Maori population figures plummetted after 1820 due to tribal wars (the musket wars) and to unfamiliar diseases - measles, whooping cough, influenza and later typhoid - reducing an initial Maori population of perhaps 100,000 to 120,000 (lower than many contemporary figures, which probably overestimated densities in the South Island) to only 62,000 by 1857 and 44,000 in 1891. Recovery began slowly (though three decades earlier than among Australia's still worse-affected Aborigines), with numbers
reviving steadily after the setback of the 1918 influenza pandemic. By 1900 also, Maori had lost most of their land, usually as a result of sales or of confiscations after armed conflict with the settler government.
Administered at first as a part of the Australian colony of New South Wales, New Zealand became a colony in its own right in 1841.
Self-government was granted to the settler population in 1852, under the UK Parliament's New Zealand Constitution Act 1852, with a General Assembly consisting of an appointed Legislative Council and an elected House of Representatives. In 1867, Maori won the right to a certain number of reserved seats in parliament. During this period, the livestock industry began to expand, and the foundations of New Zealand's modern economy took shape. By the end of the 19th century, improved transportation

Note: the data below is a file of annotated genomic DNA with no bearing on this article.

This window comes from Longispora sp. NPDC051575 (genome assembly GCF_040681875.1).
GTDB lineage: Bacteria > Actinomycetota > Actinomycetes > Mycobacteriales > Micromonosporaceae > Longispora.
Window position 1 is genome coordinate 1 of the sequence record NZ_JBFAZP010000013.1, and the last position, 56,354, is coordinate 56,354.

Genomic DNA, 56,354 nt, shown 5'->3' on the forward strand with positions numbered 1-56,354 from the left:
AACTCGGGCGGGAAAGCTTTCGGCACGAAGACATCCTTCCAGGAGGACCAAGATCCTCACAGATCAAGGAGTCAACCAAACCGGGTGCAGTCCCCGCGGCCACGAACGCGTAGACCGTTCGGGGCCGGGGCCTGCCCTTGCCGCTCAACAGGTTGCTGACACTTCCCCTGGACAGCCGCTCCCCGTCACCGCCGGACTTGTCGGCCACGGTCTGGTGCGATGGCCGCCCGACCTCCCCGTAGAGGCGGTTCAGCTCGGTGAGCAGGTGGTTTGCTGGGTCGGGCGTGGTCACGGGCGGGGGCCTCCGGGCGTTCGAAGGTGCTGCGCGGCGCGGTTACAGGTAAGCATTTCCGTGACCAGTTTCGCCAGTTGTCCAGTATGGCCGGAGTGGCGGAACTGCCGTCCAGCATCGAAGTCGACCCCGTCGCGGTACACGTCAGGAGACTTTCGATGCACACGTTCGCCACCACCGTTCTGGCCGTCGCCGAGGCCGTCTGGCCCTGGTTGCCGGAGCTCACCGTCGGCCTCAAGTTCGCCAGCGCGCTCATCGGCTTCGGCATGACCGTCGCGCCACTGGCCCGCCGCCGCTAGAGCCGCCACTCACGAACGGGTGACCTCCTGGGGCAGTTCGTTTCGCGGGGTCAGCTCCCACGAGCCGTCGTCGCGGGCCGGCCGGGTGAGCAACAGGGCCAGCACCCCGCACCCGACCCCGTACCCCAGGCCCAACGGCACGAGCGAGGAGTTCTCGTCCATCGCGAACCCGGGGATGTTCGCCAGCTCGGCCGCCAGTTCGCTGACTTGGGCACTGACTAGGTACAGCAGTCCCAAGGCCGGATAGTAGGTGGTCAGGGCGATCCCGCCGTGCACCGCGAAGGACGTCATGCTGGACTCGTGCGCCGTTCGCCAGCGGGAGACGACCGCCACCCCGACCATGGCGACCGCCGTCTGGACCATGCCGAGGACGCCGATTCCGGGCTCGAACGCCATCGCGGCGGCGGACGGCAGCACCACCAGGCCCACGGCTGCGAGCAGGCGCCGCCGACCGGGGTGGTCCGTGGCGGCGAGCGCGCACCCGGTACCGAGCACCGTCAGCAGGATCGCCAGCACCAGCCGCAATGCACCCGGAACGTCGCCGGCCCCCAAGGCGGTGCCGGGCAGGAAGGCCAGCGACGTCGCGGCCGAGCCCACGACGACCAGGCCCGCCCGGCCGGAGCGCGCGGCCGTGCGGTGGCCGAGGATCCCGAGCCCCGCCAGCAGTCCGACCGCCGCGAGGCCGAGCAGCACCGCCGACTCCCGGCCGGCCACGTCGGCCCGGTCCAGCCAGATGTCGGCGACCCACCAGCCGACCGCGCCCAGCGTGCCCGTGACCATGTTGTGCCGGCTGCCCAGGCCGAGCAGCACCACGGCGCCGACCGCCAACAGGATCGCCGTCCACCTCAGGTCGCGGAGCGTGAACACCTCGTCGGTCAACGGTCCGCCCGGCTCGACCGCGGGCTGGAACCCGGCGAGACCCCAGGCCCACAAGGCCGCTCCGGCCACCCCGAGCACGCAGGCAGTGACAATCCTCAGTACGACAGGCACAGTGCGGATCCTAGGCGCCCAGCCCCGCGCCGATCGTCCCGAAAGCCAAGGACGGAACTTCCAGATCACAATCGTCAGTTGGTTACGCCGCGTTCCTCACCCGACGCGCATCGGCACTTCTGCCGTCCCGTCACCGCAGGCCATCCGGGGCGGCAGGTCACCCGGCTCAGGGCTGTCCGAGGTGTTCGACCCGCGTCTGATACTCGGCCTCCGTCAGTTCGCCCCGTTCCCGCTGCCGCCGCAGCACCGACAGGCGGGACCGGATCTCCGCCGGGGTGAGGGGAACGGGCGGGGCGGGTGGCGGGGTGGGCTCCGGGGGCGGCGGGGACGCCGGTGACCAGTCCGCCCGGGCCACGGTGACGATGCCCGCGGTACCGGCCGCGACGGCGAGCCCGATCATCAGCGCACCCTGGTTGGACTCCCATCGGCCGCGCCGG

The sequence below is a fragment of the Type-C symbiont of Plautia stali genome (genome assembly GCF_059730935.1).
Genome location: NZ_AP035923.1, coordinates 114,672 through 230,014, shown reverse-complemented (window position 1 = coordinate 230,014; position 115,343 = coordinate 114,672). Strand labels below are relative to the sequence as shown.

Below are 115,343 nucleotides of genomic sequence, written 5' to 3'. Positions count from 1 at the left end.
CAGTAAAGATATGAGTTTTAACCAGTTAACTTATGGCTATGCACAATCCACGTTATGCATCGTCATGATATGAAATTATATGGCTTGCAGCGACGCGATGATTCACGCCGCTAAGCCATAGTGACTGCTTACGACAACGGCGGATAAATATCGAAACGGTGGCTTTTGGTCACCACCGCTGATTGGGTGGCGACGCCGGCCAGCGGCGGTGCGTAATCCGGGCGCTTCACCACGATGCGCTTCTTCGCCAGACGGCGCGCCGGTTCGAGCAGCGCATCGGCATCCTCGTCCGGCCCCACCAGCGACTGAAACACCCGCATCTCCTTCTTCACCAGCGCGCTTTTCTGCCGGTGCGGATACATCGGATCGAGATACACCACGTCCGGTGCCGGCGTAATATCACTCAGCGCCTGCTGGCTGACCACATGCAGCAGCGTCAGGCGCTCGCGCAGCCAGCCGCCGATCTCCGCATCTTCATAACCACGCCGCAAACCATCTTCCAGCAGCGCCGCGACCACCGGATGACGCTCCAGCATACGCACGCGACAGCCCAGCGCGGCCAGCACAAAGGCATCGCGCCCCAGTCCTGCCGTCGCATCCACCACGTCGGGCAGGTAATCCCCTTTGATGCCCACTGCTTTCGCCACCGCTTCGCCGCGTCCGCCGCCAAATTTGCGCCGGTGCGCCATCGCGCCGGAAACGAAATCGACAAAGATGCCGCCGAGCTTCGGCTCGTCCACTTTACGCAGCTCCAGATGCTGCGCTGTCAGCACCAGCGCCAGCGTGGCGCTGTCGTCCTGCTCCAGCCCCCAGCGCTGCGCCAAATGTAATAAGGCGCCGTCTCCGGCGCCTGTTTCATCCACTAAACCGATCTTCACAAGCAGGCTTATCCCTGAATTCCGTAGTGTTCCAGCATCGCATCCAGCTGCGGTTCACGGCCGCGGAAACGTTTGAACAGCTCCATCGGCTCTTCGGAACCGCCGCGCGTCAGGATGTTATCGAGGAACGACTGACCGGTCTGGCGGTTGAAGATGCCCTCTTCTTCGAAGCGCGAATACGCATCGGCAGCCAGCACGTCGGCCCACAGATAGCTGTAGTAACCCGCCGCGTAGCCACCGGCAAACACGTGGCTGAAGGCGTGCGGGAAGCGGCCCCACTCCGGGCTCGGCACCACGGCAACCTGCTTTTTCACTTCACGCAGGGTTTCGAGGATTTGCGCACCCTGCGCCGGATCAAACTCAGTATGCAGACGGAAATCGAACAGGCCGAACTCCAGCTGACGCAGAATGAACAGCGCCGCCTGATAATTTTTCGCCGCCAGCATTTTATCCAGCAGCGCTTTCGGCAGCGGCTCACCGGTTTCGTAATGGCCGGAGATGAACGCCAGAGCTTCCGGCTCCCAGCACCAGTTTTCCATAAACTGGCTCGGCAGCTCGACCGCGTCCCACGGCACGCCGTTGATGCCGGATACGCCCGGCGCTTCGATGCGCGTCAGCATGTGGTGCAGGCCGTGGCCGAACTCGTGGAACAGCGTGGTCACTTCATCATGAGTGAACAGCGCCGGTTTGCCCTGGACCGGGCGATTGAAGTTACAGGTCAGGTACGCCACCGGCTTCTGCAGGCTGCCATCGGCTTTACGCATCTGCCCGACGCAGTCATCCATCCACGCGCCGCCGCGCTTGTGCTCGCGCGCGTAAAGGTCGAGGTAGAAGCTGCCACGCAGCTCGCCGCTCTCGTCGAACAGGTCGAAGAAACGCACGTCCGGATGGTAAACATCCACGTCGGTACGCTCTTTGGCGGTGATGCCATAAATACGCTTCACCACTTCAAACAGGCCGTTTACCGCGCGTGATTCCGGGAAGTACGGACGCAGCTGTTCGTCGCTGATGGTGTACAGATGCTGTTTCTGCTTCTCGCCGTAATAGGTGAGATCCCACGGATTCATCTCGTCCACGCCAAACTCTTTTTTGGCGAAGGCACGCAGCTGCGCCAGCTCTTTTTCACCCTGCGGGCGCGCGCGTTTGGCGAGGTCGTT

facilities made possible a great overseas trade in wool, meat, and dairy products.
By the 1890s, parliamentary government along democratic lines was well-established, and New Zealand's social institutions assumed their present form. In 1893 New Zealand became the first country in the world to grant women voting rights in national elections. The turn of the century brought sweeping social reforms that built the foundation for New Zealand's version of the welfare state.
Maori gradually recovered from population decline and, through interaction and intermarriage with settlers and missionaries, adopted much of European culture. In recent decades, Maori have become increasingly urbanised and have become more politically active and culturally assertive.
New Zealand (like Fiji) decided against joining the Commonwealth of Australia in 1901, and instead changed from being a colony to a separate "dominion" in 1907, equal in status to Australia and Canada. New Zealand retained an avowed loyalty to the British Empire of which it formed a part, and contributed proportionally large numbers of troops to aid Britain in the Boer War (1899 - 1902), World War I and World War II (see New Zealand in World War II). New Zealand's complete independence was
formalised by the 1926 Balfour Declaration and the 1931 Statute of Westminster, ratified on November 25, 1947. The monarch of the United Kingdom remains the monarch of New Zealand, which has been an independent constitutional monarchy. In 1951, the Legislative Council was abolished as ineffectual, thereby creating a unicameral legislature.